nuclear power

Air conditioning temporarily banned in Korea to counteract summer power shortage

Air conditioning temporarily banned in Korea to counteract summer power shortage

In the midst of a severe heat wave, South Korea is facing a terrible energy crisis. And so, in an effort to save power, the government has taken the step of prohibiting the use of air conditioners – the very devices that few of us would ever dream of going without at this time of year – in public buildings for a number of days.

Read More

Going to Seoul this summer? You might want to bring a flashlight…

Going to Seoul this summer? You might want to bring a flashlight…

South Korea’s nuclear power industry, ranking fifth in the world in terms of generating capacity at 20,739 megawatts, continues to be rocked by scandal and misconduct. Currently nine of the country’s 23 plants are offline, meaning the supply capacity situation is the worst the country has ever experienced. Though Japan’s power supply is also in a precarious state with only 2 of its 50 nuclear plants operating, the situation in South Korea is said to be much more severe, and many fear power outages such as those experienced in September 2011 will recur.

Read More

Japanese Documentary Tells the Real Story of the Daiichi Nuclear Plant Evacuees

Japanese Documentary Tells the Real Story of the Daiichi Nuclear Plant Evacuees

Two years after Japan’s great earthquake and the Daiichi nuclear diaster comes a documentary that tells of the citizens who still can’t return home to Iitate Village in Fukushima due to the high levels of radiation.

Over at our sister site, Pouch, film critic Kaori Saito was given the opportunity to check out the film production of “Iitate Village, the Problem of Radiation and Returning Home” (in Japanese “Iitate-mura hoshano to kison”) before it was released to the Japanese public on May 4. Kaori comments that the work deserves particular credit for its delicate treatment of the continuing problem of radiation and the depiction of the struggles of the inhabitants affected.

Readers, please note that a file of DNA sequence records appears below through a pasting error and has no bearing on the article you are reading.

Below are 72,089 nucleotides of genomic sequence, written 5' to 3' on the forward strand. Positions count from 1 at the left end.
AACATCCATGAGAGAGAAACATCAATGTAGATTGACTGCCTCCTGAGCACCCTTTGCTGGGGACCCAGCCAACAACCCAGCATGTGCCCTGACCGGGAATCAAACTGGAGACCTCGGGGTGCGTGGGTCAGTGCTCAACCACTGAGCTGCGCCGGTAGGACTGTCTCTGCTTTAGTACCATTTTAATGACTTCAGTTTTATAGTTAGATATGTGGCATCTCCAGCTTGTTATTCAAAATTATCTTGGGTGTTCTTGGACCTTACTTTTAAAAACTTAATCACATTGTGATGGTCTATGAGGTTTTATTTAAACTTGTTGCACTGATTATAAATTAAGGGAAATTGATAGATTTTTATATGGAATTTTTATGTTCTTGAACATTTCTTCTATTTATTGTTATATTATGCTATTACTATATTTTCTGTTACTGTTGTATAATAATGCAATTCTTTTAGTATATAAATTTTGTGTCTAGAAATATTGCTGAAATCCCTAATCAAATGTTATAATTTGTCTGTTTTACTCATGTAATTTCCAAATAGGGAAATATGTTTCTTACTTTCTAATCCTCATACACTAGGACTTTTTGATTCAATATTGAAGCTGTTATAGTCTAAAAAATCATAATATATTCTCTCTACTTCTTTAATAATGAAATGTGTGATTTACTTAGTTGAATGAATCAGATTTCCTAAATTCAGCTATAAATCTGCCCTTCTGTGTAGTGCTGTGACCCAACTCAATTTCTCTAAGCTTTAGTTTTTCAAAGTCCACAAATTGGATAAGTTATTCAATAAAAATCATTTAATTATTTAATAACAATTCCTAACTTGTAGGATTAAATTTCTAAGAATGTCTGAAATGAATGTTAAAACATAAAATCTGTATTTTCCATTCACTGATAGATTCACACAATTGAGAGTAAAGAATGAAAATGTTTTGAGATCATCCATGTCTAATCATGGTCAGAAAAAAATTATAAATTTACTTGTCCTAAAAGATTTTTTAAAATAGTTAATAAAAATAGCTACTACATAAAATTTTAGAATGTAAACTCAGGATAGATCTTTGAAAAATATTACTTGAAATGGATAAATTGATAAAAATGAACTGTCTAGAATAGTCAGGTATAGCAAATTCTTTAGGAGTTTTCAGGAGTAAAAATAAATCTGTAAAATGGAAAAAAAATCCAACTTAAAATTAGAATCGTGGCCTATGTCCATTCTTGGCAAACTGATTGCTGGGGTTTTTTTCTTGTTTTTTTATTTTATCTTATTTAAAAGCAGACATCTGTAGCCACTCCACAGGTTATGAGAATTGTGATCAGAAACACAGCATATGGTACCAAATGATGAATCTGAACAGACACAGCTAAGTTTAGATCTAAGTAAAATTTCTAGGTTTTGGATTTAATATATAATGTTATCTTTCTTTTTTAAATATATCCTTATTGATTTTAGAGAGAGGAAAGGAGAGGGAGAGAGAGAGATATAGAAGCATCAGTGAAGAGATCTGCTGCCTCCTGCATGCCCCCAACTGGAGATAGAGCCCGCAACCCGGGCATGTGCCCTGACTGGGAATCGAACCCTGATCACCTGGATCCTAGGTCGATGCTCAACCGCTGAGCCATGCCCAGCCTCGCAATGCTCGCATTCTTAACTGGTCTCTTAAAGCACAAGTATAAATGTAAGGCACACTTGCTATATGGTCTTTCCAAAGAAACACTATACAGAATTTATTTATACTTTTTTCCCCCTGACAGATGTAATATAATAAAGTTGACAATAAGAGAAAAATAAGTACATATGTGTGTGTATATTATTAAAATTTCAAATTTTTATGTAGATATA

For the readers who are unfamiliar with Iitate, it is a village that is located 30 kilometers from Fukushima Daiichi nuclear power plant within the prefecture of Fukushima. While it is reasonable to believe that the level of radioactive contamination would be comparatively low for an area this far from the power plant, due to the strong winds, snow and rain that occurred directly following the disaster, the actual levels of contamination far exceeded original estimates. For Japan and Iitate Village, unprecedented levels of radiation poured down, making the land uninhabitable and thus leaving the former residents no alternative but to abandon their village and seek refuge elsewhere.
Read More

Black Smoke Detected From Nuclear Reactor ‘Monju’ During Test Operations

Black Smoke Detected From Nuclear Reactor ‘Monju’ During Test Operations

It as been reported that engineers at Japan’s fast breeder reactor plant Monju made a mistake during testing of the plant’s emergency power generator, which subsequently resulted in the release of black smoke and the ringing of the plant’s fire alarm.

Read More

More Than Half of Cleanup Staff at Fukushima Nuclear Plant on Counterfeit Contracts

More Than Half of Cleanup Staff at Fukushima Nuclear Plant on Counterfeit Contracts

It has come to light that the Japanese government’s Fukushima Daiichi cleanup plan is failing due to problems concerning counterfeit contracts. The government is now left reassessing its human resource strategy and considering how to effectively secure the number of employees required to carry out the work. As it presently stands, more than half of the laborers employed at the nuclear site are suspected of being involved in counterfeit contract work.

Read More

Atomic Batteries for Sale on Chinese Website, Good for 20 Continuous Years of Pocket-Sized Nuclear Power

Atomic Batteries for Sale on Chinese Website, Good for 20 Continuous Years of Pocket-Sized Nuclear Power

How would you like your smartphone to be powered by nuclear fission? Many people probably would not be comfortable with the idea of radioactive material in their shirt pocket.  However, they might change their tune to hear it doesn’t need charging or changing for two decades.

Tama-chan, a writer at Japanese news site Byokan Sunday,was perusing the Chinese shopping website taobao.com when he came across just such a battery. It carries a hefty price tag but the benefits are frighteningly good.

Read More